This boot camp will provide an in-depth understanding of the Federal False Claims Act, Federal Anti-Kickback Statute and Stark II, and discuss how a violation of the Anti-Kickback and/or Stark can be the basis for a whistle-blower action under the False Claims Act. It will also provide an assessment of enforcement activities, showing how participants may be at risk. In addition, the session will review recent cases and show how they potentially impact participants.
This session is designed for health care executives, physicians and other health care providers who participate in and receive remuneration from Medicare, Medicaid, and other federal health care programs such as TriCare. As a health care executive, physician or other health care provider, you should be very concerned about the potential for enforcement actions under the Federal False Claims Act. This is important because under recently enacted health care laws, enforcement and health care fraud task forces have been greatly enhanced.
Since 1986, whistleblowers have been awarded nearly $4 billion, with $439 million in awards in fiscal year 2012. And whistleblowers are where a majority of the Federal False Claims Act suits originate. Several recent cases involving healthcare providers have resulted in huge settlements. If that is not enough to get your attention, consider the recent cases finding that the “responsible corporate officer doctrine” allows the government to hold hospital CEOs, Board Chairmen and others directly responsible for the fraud.
As a health care executive, physician or other health care provider, you should be very concerned about the potential for the government to use the Anti-Kickback Statute as one of the prime methods for enforcing the FCA, the primary enforcement tool used by the Justice Department. It is also concerning that, along with Stark II (the federal physician anti-referral law), the Anti-Kickback Statute can be and is being used as the basis for an action brought under the FCA. In this webinar, you will learn about the elements of the Anti-Kickback Statute, along with a general discussion of the various exceptions and safe harbors that you can rely on for protection against enforcement under these laws. This is important because under recently enacted health care laws, enforcement and health care fraud task forces have been greatly enhanced. In addition, the Affordable Care Act (better known as Obamacare), the government has greatly enhanced enforcement resources.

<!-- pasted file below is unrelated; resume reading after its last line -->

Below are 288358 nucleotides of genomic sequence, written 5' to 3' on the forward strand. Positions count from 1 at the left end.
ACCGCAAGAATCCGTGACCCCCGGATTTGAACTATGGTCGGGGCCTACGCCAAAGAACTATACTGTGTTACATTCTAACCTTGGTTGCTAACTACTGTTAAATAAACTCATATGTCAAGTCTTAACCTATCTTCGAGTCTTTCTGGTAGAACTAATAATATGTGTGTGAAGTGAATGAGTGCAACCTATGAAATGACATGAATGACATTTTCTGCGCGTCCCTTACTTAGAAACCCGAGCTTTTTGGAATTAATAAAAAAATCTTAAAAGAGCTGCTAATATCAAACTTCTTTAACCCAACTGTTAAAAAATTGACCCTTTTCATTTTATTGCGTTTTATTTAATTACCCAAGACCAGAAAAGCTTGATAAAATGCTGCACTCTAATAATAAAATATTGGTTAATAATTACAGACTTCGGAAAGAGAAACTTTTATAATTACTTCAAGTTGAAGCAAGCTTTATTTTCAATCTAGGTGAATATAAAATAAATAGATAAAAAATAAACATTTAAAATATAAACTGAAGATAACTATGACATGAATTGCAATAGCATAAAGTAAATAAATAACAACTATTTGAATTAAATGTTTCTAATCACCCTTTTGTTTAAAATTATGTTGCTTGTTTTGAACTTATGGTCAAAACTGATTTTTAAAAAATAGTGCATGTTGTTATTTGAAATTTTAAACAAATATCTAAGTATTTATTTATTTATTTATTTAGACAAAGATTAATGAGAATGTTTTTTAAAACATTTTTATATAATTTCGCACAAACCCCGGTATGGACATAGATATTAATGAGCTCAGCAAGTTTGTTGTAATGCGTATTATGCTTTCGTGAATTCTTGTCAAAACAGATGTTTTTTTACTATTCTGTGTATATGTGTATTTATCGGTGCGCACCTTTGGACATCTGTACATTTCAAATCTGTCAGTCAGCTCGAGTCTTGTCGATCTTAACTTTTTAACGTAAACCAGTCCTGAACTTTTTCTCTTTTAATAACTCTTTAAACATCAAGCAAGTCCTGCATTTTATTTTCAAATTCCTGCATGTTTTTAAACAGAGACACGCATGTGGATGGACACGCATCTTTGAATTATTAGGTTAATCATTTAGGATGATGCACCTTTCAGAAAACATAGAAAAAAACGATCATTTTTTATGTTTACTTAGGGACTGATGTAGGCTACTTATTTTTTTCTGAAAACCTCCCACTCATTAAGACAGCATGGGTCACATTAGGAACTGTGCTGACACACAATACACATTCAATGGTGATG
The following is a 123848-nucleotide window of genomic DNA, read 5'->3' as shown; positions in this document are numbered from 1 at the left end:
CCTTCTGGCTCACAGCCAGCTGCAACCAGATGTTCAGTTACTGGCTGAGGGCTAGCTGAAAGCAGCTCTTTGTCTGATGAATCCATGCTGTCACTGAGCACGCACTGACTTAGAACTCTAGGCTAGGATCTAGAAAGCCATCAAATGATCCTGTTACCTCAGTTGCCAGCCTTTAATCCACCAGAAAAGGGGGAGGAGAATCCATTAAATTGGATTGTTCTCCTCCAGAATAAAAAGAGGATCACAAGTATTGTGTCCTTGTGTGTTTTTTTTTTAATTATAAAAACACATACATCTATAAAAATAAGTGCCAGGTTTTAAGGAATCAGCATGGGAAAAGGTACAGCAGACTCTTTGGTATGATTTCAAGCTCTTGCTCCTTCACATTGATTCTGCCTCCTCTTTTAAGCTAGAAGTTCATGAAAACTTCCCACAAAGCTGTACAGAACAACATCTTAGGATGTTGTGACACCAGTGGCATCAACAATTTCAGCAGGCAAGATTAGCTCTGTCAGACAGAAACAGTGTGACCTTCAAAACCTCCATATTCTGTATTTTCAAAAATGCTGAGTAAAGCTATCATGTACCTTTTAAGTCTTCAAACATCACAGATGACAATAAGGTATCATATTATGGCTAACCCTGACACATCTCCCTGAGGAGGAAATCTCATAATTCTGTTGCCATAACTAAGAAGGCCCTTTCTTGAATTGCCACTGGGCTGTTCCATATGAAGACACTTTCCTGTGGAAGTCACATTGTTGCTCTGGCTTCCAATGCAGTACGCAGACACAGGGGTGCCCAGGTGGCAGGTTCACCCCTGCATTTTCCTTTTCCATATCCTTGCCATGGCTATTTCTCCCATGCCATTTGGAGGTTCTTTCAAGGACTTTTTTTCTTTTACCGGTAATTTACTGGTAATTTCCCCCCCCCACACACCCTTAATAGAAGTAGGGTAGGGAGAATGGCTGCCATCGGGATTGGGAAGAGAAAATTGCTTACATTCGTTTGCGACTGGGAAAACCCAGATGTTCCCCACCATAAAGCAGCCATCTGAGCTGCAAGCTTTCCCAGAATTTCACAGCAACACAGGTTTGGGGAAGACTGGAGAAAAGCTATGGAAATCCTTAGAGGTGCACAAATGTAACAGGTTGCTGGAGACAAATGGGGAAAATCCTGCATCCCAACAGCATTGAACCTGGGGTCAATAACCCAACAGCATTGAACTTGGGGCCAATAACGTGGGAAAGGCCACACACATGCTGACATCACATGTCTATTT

Three cases, The Christ Hospital case in Cincinnati, with a settlement in excess of $100 million, Tuomey Healthcare, with a verdict of 237.5 million, which was settled for $72.4 million, and the Hardeman Memorial Hospital case in Texas, with a settlement of $398, 230.56 stand out. In the Hardeman case, the Texas federal court sentenced former CEO Angela Edwards to 2 ½ years in prison and ordered her to pay $370,657 in restitution.
You will want to attend this boot camp to learn how to protect yourself and your organization.
We will provide an assessment of enforcement activities, showing how participants may be at risk. In addition, the boot camp will review recent cases and show how they potentially impact participants.
William Mack Copeland, MS, JD, PhD, LFACHE, practices health care law in Cincinnati at the firm of Copeland Law, LLC, where he is the president and the CEO. He is also the president of the Executive & Managerial Development Group, a consulting entity providing compliance and other fraud and abuse related services. A graduate of Northern Kentucky University Salmon P. Chase College of Law, Bill is a frequent author and speaker on health law topics. He is a member of the American Health Lawyers Association, American, Ohio and Cincinnati Bar Associations. A former hospital chief executive officer, he is a life fellow in the American College of Healthcare Executives. He was awarded the American College of Health Care Executives Senior-Level Healthcare Executive Regent's Award in 2007.View all trainings by this speaker